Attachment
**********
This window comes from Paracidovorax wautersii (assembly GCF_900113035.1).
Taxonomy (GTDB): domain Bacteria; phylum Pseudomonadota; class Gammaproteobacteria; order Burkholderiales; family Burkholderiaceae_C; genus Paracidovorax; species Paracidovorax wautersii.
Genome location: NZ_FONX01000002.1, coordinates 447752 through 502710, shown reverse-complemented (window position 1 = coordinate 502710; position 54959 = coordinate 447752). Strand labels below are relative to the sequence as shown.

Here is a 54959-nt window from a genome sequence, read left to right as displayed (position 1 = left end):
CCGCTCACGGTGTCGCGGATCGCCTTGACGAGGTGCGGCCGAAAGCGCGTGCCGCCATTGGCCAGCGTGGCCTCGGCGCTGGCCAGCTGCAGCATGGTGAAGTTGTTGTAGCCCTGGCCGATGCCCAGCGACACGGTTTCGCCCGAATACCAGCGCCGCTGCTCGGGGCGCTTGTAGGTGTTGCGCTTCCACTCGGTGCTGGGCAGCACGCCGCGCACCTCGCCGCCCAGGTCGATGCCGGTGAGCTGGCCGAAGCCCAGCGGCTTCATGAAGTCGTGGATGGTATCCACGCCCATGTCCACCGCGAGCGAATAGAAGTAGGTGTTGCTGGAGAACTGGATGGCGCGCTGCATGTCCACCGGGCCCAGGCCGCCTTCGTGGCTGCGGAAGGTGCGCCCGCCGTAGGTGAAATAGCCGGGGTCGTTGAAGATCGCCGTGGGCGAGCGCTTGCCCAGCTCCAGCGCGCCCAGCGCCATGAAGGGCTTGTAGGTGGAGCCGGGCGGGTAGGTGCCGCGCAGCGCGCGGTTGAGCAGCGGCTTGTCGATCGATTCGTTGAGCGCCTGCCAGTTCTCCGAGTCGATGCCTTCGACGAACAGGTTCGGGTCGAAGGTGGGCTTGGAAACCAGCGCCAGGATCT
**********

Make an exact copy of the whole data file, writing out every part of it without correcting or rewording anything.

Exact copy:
This window comes from Paracidovorax wautersii (assembly GCF_900113035.1).
Taxonomy (GTDB): domain Bacteria; phylum Pseudomonadota; class Gammaproteobacteria; order Burkholderiales; family Burkholderiaceae_C; genus Paracidovorax; species Paracidovorax wautersii.
Genome location: NZ_FONX01000002.1, coordinates 447752 through 502710, shown reverse-complemented (window position 1 = coordinate 502710; position 54959 = coordinate 447752). Strand labels below are relative to the sequence as shown.

Here is a 54959-nt window from a genome sequence, read left to right as displayed (position 1 = left end):
CCGCTCACGGTGTCGCGGATCGCCTTGACGAGGTGCGGCCGAAAGCGCGTGCCGCCATTGGCCAGCGTGGCCTCGGCGCTGGCCAGCTGCAGCATGGTGAAGTTGTTGTAGCCCTGGCCGATGCCCAGCGACACGGTTTCGCCCGAATACCAGCGCCGCTGCTCGGGGCGCTTGTAGGTGTTGCGCTTCCACTCGGTGCTGGGCAGCACGCCGCGCACCTCGCCGCCCAGGTCGATGCCGGTGAGCTGGCCGAAGCCCAGCGGCTTCATGAAGTCGTGGATGGTATCCACGCCCATGTCCACCGCGAGCGAATAGAAGTAGGTGTTGCTGGAGAACTGGATGGCGCGCTGCATGTCCACCGGGCCCAGGCCGCCTTCGTGGCTGCGGAAGGTGCGCCCGCCGTAGGTGAAATAGCCGGGGTCGTTGAAGATCGCCGTGGGCGAGCGCTTGCCCAGCTCCAGCGCGCCCAGCGCCATGAAGGGCTTGTAGGTGGAGCCGGGCGGGTAGGTGCCGCGCAGCGCGCGGTTGAGCAGCGGCTTGTCGATCGATTCGTTGAGCGCCTGCCAGTTCTCCGAGTCGATGCCTTCGACGAACAGGTTCGGGTCGAAGGTGGGCTTGGAAACCAGCGCCAGGATCT